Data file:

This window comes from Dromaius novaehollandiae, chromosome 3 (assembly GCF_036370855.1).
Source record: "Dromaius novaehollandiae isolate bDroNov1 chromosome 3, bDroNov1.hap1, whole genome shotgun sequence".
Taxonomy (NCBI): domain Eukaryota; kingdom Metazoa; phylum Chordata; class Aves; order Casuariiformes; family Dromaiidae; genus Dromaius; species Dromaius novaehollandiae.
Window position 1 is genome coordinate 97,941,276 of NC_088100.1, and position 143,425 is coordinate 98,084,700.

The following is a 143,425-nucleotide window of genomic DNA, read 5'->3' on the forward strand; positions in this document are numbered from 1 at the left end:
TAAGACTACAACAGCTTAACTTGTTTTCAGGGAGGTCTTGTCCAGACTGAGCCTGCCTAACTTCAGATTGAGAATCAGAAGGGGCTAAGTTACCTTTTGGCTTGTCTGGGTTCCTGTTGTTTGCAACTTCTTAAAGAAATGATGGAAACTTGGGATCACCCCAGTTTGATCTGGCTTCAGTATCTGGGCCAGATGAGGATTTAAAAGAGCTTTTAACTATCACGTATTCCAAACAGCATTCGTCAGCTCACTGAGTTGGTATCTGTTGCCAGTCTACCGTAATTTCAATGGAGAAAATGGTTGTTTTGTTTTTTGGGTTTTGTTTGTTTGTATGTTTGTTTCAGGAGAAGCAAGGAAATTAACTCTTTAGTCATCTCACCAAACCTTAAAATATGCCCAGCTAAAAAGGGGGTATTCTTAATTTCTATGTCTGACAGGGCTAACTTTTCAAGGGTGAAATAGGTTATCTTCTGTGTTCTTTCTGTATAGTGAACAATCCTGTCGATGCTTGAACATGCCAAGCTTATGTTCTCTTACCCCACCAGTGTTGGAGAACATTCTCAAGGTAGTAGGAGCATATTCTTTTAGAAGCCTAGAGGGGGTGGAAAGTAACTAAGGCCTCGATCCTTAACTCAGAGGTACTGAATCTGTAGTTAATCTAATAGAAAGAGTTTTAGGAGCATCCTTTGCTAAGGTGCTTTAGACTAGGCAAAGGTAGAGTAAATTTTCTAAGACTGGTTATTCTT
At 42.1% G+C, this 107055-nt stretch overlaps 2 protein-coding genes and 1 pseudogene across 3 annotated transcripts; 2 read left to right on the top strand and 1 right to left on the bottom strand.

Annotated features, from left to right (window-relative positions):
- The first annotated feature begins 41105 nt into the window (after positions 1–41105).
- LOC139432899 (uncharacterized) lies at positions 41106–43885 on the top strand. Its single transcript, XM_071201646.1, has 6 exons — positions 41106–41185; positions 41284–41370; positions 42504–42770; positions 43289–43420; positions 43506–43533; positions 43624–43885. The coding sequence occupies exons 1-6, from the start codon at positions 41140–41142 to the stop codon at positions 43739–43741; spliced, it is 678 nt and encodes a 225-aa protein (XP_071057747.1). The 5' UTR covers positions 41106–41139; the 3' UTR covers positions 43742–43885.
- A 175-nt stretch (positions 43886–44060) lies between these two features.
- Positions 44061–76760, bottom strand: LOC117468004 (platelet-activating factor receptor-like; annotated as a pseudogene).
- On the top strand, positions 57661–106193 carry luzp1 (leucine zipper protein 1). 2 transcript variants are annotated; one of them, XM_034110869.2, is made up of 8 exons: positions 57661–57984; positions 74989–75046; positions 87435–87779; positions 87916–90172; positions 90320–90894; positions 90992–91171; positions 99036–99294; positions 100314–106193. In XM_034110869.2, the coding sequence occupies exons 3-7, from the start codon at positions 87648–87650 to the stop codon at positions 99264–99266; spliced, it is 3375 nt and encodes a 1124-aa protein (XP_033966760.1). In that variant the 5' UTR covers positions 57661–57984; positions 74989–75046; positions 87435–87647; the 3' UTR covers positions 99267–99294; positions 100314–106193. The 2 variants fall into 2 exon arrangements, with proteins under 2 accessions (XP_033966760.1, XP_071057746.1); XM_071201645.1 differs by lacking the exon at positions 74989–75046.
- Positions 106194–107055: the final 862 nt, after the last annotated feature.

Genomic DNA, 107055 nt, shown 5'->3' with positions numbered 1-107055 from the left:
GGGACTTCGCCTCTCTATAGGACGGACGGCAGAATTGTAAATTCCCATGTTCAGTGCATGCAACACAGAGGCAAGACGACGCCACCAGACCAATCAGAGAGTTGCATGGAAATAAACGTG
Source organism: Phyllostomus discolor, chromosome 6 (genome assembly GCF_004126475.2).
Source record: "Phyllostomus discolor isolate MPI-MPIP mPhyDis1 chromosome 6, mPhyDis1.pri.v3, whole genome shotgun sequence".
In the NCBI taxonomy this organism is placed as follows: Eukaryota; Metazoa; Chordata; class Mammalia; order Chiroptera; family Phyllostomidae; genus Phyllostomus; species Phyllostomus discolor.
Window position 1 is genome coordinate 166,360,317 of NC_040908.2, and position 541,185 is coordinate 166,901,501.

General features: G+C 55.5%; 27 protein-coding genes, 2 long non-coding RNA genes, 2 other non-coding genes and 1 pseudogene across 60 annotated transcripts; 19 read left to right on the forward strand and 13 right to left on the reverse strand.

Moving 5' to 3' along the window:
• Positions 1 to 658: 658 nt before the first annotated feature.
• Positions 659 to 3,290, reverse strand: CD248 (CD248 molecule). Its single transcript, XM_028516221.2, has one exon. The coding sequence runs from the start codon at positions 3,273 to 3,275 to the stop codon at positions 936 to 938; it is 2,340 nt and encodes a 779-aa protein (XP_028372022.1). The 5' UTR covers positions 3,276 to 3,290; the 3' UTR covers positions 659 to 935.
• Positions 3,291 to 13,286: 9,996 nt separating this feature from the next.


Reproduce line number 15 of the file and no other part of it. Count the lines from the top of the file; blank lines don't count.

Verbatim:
Genomic DNA, 107055 nt, shown 5'->3' with positions numbered 1-107055 from the left: